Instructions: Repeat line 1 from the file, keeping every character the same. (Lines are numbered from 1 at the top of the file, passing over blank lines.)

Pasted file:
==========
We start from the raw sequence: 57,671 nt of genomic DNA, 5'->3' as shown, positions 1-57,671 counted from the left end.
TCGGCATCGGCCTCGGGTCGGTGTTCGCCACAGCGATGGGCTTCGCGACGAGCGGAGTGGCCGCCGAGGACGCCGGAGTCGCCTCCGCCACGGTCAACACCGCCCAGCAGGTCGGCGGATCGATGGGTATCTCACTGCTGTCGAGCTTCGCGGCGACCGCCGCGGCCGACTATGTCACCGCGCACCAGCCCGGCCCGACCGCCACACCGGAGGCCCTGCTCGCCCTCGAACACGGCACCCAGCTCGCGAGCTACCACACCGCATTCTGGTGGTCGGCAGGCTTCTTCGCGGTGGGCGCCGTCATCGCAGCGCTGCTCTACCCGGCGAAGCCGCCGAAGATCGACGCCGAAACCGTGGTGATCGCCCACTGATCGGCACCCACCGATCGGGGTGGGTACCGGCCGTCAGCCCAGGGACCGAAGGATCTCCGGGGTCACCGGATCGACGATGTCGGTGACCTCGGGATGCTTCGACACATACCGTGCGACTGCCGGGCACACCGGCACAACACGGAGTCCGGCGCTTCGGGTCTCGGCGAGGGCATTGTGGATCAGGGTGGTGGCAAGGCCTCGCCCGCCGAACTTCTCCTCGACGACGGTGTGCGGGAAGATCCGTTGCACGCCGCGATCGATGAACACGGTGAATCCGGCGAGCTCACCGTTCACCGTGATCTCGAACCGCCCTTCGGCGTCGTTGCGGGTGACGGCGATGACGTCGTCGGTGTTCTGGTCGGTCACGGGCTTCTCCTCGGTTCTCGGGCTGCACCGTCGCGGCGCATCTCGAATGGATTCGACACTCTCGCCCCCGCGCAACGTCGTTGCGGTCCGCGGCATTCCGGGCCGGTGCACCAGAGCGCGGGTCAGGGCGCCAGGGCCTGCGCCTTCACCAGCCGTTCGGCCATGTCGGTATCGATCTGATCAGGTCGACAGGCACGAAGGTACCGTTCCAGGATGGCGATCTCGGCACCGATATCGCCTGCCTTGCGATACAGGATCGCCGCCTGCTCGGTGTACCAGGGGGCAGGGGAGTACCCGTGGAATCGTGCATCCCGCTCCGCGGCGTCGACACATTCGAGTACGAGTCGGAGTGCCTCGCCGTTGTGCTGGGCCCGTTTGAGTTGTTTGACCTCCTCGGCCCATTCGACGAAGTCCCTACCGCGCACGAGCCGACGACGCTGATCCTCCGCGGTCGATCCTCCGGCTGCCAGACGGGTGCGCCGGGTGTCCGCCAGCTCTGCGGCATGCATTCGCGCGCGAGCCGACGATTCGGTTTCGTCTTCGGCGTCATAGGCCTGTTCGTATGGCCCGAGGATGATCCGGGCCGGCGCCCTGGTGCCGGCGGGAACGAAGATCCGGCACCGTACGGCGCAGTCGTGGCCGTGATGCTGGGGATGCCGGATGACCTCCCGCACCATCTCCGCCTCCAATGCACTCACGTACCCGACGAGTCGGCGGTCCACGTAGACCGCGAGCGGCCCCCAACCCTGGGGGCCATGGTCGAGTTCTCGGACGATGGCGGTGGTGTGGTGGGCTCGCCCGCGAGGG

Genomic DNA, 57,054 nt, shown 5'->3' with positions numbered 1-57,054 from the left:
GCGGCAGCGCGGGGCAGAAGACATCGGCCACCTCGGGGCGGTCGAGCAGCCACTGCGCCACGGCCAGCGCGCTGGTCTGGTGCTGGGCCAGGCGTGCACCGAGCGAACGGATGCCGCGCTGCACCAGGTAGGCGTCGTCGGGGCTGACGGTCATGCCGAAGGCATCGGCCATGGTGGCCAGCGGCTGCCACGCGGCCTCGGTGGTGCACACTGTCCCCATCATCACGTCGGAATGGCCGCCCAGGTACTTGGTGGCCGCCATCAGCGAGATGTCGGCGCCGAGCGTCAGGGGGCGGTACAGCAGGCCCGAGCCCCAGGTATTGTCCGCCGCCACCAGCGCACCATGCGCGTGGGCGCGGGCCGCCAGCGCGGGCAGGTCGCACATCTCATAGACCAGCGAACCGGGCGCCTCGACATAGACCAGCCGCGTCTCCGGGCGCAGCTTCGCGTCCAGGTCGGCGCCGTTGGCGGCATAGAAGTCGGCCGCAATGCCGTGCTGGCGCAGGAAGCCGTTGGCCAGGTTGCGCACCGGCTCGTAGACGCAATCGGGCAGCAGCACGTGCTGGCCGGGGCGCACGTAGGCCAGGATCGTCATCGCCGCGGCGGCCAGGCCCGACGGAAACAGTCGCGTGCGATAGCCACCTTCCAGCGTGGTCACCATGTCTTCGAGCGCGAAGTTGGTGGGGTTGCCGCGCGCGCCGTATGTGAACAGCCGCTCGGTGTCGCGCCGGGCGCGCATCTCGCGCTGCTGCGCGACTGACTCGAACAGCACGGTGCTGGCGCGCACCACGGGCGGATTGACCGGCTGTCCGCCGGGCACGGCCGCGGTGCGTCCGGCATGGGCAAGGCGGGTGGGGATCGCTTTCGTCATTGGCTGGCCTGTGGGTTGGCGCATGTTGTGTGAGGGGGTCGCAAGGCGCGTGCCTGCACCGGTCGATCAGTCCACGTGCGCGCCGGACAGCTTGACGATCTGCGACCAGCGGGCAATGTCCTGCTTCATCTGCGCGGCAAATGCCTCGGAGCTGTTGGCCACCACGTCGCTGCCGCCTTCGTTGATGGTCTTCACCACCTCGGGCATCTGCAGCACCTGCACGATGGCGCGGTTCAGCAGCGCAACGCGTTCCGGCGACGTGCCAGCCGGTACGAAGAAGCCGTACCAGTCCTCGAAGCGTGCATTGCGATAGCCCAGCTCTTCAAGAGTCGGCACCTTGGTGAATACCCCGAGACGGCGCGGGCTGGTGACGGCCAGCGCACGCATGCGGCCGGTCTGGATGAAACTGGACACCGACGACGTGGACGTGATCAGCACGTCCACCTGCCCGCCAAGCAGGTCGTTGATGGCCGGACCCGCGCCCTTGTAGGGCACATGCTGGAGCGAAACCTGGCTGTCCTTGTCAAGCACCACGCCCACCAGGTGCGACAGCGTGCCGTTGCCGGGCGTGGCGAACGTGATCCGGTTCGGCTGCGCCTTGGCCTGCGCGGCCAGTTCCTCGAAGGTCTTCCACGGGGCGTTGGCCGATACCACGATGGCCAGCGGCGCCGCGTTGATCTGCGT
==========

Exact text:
We start from the raw sequence: 57,671 nt of genomic DNA, 5'->3' as shown, positions 1-57,671 counted from the left end.